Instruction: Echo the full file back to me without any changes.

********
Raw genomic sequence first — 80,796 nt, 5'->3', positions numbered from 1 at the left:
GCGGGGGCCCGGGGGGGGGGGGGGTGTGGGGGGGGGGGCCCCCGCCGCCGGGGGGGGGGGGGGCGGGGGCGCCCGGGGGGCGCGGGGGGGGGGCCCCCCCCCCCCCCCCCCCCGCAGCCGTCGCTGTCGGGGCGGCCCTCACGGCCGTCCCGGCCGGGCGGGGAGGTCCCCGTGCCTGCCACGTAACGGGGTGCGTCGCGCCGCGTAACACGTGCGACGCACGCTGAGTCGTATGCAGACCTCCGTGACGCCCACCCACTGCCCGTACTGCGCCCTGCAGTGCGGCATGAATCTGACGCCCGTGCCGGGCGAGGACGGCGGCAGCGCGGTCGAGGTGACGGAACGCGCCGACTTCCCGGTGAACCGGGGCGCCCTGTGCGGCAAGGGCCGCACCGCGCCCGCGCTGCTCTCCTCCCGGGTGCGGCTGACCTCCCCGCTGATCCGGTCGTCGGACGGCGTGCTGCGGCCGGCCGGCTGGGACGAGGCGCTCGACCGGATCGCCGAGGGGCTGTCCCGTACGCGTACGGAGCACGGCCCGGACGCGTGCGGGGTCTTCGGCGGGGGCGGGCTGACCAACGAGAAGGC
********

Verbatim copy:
Raw genomic sequence first — 80,796 nt, 5'->3', positions numbered from 1 at the left:
GCGGGGGCCCGGGGGGGGGGGGGGTGTGGGGGGGGGGGCCCCCGCCGCCGGGGGGGGGGGGGGCGGGGGCGCCCGGGGGGCGCGGGGGGGGGGCCCCCCCCCCCCCCCCCCCCGCAGCCGTCGCTGTCGGGGCGGCCCTCACGGCCGTCCCGGCCGGGCGGGGAGGTCCCCGTGCCTGCCACGTAACGGGGTGCGTCGCGCCGCGTAACACGTGCGACGCACGCTGAGTCGTATGCAGACCTCCGTGACGCCCACCCACTGCCCGTACTGCGCCCTGCAGTGCGGCATGAATCTGACGCCCGTGCCGGGCGAGGACGGCGGCAGCGCGGTCGAGGTGACGGAACGCGCCGACTTCCCGGTGAACCGGGGCGCCCTGTGCGGCAAGGGCCGCACCGCGCCCGCGCTGCTCTCCTCCCGGGTGCGGCTGACCTCCCCGCTGATCCGGTCGTCGGACGGCGTGCTGCGGCCGGCCGGCTGGGACGAGGCGCTCGACCGGATCGCCGAGGGGCTGTCCCGTACGCGTACGGAGCACGGCCCGGACGCGTGCGGGGTCTTCGGCGGGGGCGGGCTGACCAACGAGAAGGC